Story Structure: a Graphic You Can Use

You are one click away from a useable, printable, post-able (as in, on your wall) graphic  representation of classic 4-part story structure, including the 7 major story milestone transition “moments” within the story.

Get it right here: Structure Graphic.

In the previous post I framed this… as part of a Powerpoint presentation on the subject of: how to put your story on steroids.  While the live version had he witty and passionate audio that assists in clarity, the slides stand alone as a tutorial with punch.

Some readers have commented that a few of the other slides (#24, #25 and #28 especially) are just as valuable, if not more so.  As in: what you need to know about your story before it’ll work as well as it could, and in what order of priority.

Yes, that’s what I said.  Steroids.  A total shot in the petard of your story, to make it stronger, bigger, faster, better.  It’s legal, too, an added bonus.

If you’d like to see that entire presentation, click here: Story on Steroids

Hope you find this useful.


Click HERE to land a trifecta opportunity: 1) score a mystery/thriller with killer reviews for only $1.99 for the Kindle edition; 2) download a totally FREE, no strings ebook that deconstructs the whole thing, while going behind the curtain to see how this book, and many like it, find their way to market; and 3) snag a rare learning opportunity to go deep and see the principles in play via an in-depth case study.


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10 Responses to Story Structure: a Graphic You Can Use

  1. Martha Miller

    This is great. It’s even better than the tent pole graphic you shared with your readers some time back. In this case, it’s all right there to remind me what to put where. Thanks!

  2. Pamela Moriarty

    Thanks, Larry. Best structure graphic I’ve seen. Clear, simple, nails it. I’ve printed it out and started scribbling all over it already! Oh, this goes here, that goes there. Yes, yes, yes!! You’re endless generosity towards helping other writers achieve their goals is inspiring! And I loved Deadly Faux by the way. Am still studying the deconstruction! Learning a lot!

  3. Ruthe Foy

    I cant open the ppt – I still have office 2007

  4. @Ruthe, I also have Office 2007, and I had no problem downloading and opening the PPT file. Perhaps you should try downloading it with another browser?

    @Larry, many thanks for your continued generosity! In concurrence with above comments, this is one of the clearest structure graphics I’ve come across, and I’ve seen a bunch of them!

  5. Kerry Boytzun

    thanks Larry!

  6. Jason Waskiewicz

    The most fun thing about this graphic is that it isn’t new. Story structure has been part of human culture for a very long time. But, I will admit that, even though I knew it, I wasn’t so good at following it. I have 10 awful novels in my basement that I “pantsed” and will forever remain in my basement because they’re not actually stories: they’re collections of events.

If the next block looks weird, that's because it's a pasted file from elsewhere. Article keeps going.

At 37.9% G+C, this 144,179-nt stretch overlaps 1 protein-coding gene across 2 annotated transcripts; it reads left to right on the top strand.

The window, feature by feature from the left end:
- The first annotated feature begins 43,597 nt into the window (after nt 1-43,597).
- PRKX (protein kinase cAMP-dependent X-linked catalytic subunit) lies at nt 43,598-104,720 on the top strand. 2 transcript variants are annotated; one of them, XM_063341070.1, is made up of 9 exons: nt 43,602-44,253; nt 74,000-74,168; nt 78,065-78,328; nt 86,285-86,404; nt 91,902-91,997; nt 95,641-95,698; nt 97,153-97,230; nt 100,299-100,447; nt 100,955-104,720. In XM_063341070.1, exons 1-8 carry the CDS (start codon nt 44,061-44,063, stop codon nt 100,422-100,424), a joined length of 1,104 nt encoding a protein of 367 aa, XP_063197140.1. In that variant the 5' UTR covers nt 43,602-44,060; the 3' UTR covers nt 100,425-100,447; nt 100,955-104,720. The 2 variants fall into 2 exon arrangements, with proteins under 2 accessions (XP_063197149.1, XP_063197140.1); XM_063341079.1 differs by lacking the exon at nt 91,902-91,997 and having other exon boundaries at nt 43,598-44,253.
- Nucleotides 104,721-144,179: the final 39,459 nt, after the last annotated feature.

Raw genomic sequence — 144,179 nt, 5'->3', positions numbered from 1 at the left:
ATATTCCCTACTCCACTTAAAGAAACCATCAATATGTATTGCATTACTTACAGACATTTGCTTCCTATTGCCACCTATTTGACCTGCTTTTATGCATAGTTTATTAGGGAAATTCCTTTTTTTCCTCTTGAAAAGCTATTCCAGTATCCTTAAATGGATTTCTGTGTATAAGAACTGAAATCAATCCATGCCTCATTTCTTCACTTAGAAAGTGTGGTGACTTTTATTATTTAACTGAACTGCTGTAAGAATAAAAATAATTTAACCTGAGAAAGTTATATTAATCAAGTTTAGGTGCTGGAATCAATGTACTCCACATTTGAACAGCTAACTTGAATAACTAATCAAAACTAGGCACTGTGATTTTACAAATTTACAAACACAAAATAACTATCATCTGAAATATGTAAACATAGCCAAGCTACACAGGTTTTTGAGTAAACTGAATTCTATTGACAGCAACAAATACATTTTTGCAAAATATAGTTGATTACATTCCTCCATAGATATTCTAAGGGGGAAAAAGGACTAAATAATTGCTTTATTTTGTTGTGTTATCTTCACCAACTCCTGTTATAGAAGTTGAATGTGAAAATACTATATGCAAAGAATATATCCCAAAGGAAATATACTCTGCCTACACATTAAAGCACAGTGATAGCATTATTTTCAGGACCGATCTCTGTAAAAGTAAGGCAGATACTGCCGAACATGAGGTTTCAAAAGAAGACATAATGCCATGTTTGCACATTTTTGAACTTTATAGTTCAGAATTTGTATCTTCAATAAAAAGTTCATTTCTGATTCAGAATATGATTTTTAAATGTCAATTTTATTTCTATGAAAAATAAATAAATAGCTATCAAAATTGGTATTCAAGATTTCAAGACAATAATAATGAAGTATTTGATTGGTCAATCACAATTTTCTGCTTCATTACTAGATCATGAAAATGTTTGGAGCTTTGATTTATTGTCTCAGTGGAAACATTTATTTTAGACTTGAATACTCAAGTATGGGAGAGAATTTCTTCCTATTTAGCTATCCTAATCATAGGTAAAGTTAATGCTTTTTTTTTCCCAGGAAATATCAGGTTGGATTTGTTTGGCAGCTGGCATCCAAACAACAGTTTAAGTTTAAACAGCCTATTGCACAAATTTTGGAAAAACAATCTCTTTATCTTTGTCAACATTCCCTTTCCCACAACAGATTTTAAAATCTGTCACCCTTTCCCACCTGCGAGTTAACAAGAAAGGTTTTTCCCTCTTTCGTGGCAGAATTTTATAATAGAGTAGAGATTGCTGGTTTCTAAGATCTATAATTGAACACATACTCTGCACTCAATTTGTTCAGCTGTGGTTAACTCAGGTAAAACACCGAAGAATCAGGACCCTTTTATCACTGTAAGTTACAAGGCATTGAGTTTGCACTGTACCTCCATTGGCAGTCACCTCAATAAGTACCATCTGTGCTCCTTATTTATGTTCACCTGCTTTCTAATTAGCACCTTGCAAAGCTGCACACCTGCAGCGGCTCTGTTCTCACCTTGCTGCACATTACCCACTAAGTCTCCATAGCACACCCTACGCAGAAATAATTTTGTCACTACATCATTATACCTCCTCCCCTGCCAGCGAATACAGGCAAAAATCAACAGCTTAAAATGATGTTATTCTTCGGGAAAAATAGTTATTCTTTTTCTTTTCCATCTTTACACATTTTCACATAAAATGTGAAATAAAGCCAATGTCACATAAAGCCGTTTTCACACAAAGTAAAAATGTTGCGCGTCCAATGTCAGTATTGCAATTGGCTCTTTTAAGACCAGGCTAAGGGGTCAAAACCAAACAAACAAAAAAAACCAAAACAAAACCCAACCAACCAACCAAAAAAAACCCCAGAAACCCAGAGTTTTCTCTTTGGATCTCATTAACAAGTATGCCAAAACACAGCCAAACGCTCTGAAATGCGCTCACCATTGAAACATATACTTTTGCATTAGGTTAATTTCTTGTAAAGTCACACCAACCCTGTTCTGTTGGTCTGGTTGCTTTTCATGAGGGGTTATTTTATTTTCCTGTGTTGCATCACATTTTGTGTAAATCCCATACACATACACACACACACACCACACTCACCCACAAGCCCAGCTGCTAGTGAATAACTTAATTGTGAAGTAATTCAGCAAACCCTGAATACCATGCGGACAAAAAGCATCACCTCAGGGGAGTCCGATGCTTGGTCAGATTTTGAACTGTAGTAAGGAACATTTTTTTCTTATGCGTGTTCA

What’s helpful is that between Larry Brooks and K.M. Weiland, I finally figured out how to structure a story. I’m still working on the third draft, so time will tell if it’s a good story, but I don’t need experts to know that it is a far better story.

    I gleaned this structure from Mr. Brooks’ work. I had already done a lot of planning (as recommended by K.M. Weiland) when I discovered Mr. Brooks. I wrote an outline that began with the major milestones from his structure, and then added in the other milestones. From there, I could build all of my ideas and create the outline for a proper novel. I’m a boring person, so time will tell if I created a good novel. I do know that I created a properly structured novel!

    The scary thing is that I now look for this structure in stories I like. Most of them have it.

  7. Robert Jones

    Even though I’ve managed to stick this stuff in my brain like ice-picks in lieu of tentpoles, I still downloaded the graphic because it illustrates very simply and beautifull the key elements and story divisions. Wish I had this a long time ago. But a good visual representation of such points will always be useful. Frankly, I believe whether a writer plans or pantses, hanging this graphic on the wall, or keeping it near your computer is a great way to ask if each scene fits the basic criteria of each story quarter. Might help us resist the tempatation of shoe-horning in scenes that don’t fit and will take precious time to edit out later when we’ve convinced ourselves the writing is some of our best, it adds something important to the character, it has to stay!

    BTW, there’s always places in a novel length manuscript where such information can be fitted more economically–and without creating speed bumps to slow down pace and twist story structure. Not saying it’s always easy. I’ve lost track of the times where days, or weeks later, I’ll spot the obvious way to fix something I’ve stared too hard at.

  8. Bill Cory

    I took a screen shot of the graphic, modified it with colors and levels, and put it on my computer as a desktop graphic. Every time I open the computer, it’s right there, reminding me: Stick To The Structure!

    BTW, does anyone else use Safari and have trouble posting comments? I had to switch to Firefox to get the “submit” button to actually submit.

  9. Robert Jones

    @Bill–I use Safari. But I also know a lot of Windows users have had trouble posting. If your comment takes more than a couple of quick lines to get across, you have to copy your comment, refresh the page, then paste it in a fresh window before submitting. Not sure why.

  10. William Cory

    @Robert – Thanks — I’ll try that!